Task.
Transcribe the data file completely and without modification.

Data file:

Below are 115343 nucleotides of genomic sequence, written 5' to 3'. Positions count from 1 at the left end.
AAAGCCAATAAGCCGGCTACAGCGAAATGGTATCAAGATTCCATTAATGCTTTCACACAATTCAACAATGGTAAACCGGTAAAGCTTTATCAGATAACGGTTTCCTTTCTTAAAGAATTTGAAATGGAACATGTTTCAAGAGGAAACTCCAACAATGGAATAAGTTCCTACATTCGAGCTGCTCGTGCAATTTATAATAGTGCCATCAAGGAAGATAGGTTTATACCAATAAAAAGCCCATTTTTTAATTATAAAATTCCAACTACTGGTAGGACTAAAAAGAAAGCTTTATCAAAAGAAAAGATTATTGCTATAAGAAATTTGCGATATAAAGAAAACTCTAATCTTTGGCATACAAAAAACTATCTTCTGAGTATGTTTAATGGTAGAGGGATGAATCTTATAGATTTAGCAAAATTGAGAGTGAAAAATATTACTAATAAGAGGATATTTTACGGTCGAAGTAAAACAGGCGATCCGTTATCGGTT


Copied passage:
Below are 115343 nucleotides of genomic sequence, written 5' to 3'. Positions count from 1 at the left end.
AAAGCCAATAAGCCGGCTACAGCGAAATGGTATCAAGATTCCATTAATGCTTTCACACAATTCAACAATGGTAAACCGGTAAAGCTTTATCAGATAACGGTTTCCTTTCTTAAAGAATTTGAAATGGAACATGTTTCAAGAGGAAACTCCAACAATGGAATAAGTTCCTACATTCGAGCTGCTCGTGCAATTTATAATAGTGCCATCAAGGAAGATAGGTTTATACCAATAAAAAGCCCATTTTTTAATTATAAAATTCCAACTACTGGTAGGACTAAAAAGAAAGCTTTATCAAAAGAAAAGATTATTGCTATAAGAAATTTGCGATATAAAGAAAACTCTAATCTTTGGCATACAAAAAACTATCTTCTGAGTATGTTTAATGGTAGAGGGATGAATCTTATAGATTTAGCAAAATTGAGAGTGAAAAATATTACTAATAAGAGGATATTTTACGGTCGAAGTAAAACAGGCGATCCGTTATCGGTT